This is not the same as having the actual FilmStrip the same resolution as the current action image. In this case we are only changing the size of the window, not the resolution of the contents. This can be changed through the Filmstrip menu's Filmstrip Pixel Resolution control. The FilmStrip, and its controls, are always aspect correct.


Using large FilmStrip pixel resolution can cause memory shortages.

 Rescale with Main window  will force all of the views to resize if the Main program window is resized.

 Maintain Aspect Ratio  allows you to have all of the current views maintain their aspect ratio when resized. This control is also available in the Display pull down menu.

§ - Hold Aspect

If  Hold Aspect  is selected then the display windows will be forced to show images in their correct aspect ratio. When this is turned off, view windows can be sized to any dimensions. If you size a view window with  Hold Aspect  selected, its height will be changed to match the width. When a new image is loaded, the appropriate window is resized automatically to match the aspect ratio of that image.

§ - Hold Relative Size

This option, when selected, will force all of the image views (start, end, and result images) to match their actual size. This allows you to work on your images in a pixel exact or pixel for pixel mode. For example, if the start image was 320x200, then the start image view would appear as 320x200 in the program. If you zoom the image, then the image views will be resized to match the relative zoom size. If the example image described above was zoomed by 50%, then the image would appear as a 160x100 image. You may wish to turn this option off when zooming into an image.

§ - Set Zoom Level

This option allows you to specify a percentage value for zooming into the image. The zoom percentage can range from a minimum of 1% to a maximum of 1100% of the original image size. A setting of 100% will result in the image being displayed in a pixel for pixel mode. This means that a 320x200 image will be displayed as 320x200 in the program. If you select a zoom ratio which is larger than the display resolution of the program, then Morph will automatically size the image to an appropriate size on screen. You will then be able to use scroll bars to move through the image. Morph provides you with several standard zoom ratios, but you can always specify your own with the slide gadget. This option is only available if the Hold Relative Size option is selected.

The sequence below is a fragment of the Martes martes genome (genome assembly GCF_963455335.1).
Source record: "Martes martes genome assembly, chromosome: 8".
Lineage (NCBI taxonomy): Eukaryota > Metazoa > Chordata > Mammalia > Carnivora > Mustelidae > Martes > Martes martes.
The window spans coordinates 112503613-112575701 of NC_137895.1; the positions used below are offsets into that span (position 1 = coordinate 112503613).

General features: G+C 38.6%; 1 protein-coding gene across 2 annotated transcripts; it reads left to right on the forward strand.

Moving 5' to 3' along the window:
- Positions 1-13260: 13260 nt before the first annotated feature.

§ - Show Alpha in Views

Morph will display the alpha channel (image transparency) of images in the Start window, End window and Result window if the original images have alpha channels and if this menu item is checked. The alpha information will be represented in greyscale, where black means fully transparent and white means fully opaque. Images that do not have an alpha channel will be displayed normally.

§ - Set Alpha View Color...

This option is used to specify the alpha channels color for the Display / Show Alpha in Views option. Selecting this option will bring Morph's color selection dialog to the front. You should use the provided color selection tools to select the desired alpha channel color, and then press Done.

§ - Set Off Image Color...

The Set Off Image Color option is used to specify the color that will appear at the image's edge in maximized or full screen mode. This color is set using the Color Selection dialog. This dialog has a wide range of tools, and preset colors which can be used as the "off image" color.

§ - Beep when palette changes

This option simply turns on an informative beep sound whenever Morph changes or detects another program changing the display palette. On computers with 256 color displays, the palette is shared by all programs. If another program has changed the display palette, Morph will redraw with a new palette, however some compromise in quality may occur.